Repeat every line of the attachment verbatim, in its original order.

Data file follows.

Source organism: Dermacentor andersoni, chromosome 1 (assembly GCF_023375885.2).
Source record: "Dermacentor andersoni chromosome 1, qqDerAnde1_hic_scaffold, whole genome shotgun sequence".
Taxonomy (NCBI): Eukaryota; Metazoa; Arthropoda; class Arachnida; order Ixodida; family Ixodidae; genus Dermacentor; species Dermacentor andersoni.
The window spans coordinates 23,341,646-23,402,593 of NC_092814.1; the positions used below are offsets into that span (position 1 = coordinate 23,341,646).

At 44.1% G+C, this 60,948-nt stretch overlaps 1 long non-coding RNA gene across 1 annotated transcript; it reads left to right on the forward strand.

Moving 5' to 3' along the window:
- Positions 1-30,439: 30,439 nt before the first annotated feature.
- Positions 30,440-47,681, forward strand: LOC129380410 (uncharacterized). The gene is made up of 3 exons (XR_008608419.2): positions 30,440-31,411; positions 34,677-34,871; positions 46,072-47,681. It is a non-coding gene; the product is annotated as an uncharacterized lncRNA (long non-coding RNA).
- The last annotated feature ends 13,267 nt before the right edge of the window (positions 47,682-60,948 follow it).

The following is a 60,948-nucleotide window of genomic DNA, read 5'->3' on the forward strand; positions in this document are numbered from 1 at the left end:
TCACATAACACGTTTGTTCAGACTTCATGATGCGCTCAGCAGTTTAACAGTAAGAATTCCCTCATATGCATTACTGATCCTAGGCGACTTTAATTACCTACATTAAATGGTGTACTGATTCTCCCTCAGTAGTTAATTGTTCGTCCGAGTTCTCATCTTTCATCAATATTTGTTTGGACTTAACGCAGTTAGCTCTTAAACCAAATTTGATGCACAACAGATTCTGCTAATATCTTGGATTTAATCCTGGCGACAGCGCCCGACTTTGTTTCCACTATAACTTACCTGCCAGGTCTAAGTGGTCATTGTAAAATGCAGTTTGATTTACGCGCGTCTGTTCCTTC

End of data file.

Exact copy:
Source organism: Dermacentor andersoni, chromosome 1 (assembly GCF_023375885.2).
Source record: "Dermacentor andersoni chromosome 1, qqDerAnde1_hic_scaffold, whole genome shotgun sequence".
Taxonomy (NCBI): Eukaryota; Metazoa; Arthropoda; class Arachnida; order Ixodida; family Ixodidae; genus Dermacentor; species Dermacentor andersoni.
The window spans coordinates 23,341,646-23,402,593 of NC_092814.1; the positions used below are offsets into that span (position 1 = coordinate 23,341,646).

At 44.1% G+C, this 60,948-nt stretch overlaps 1 long non-coding RNA gene across 1 annotated transcript; it reads left to right on the forward strand.

Moving 5' to 3' along the window:
- Positions 1-30,439: 30,439 nt before the first annotated feature.
- Positions 30,440-47,681, forward strand: LOC129380410 (uncharacterized). The gene is made up of 3 exons (XR_008608419.2): positions 30,440-31,411; positions 34,677-34,871; positions 46,072-47,681. It is a non-coding gene; the product is annotated as an uncharacterized lncRNA (long non-coding RNA).
- The last annotated feature ends 13,267 nt before the right edge of the window (positions 47,682-60,948 follow it).

The following is a 60,948-nucleotide window of genomic DNA, read 5'->3' on the forward strand; positions in this document are numbered from 1 at the left end:
TCACATAACACGTTTGTTCAGACTTCATGATGCGCTCAGCAGTTTAACAGTAAGAATTCCCTCATATGCATTACTGATCCTAGGCGACTTTAATTACCTACATTAAATGGTGTACTGATTCTCCCTCAGTAGTTAATTGTTCGTCCGAGTTCTCATCTTTCATCAATATTTGTTTGGACTTAACGCAGTTAGCTCTTAAACCAAATTTGATGCACAACAGATTCTGCTAATATCTTGGATTTAATCCTGGCGACAGCGCCCGACTTTGTTTCCACTATAACTTACCTGCCAGGTCTAAGTGGTCATTGTAAAATGCAGTTTGATTTACGCGCGTCTGTTCCTTC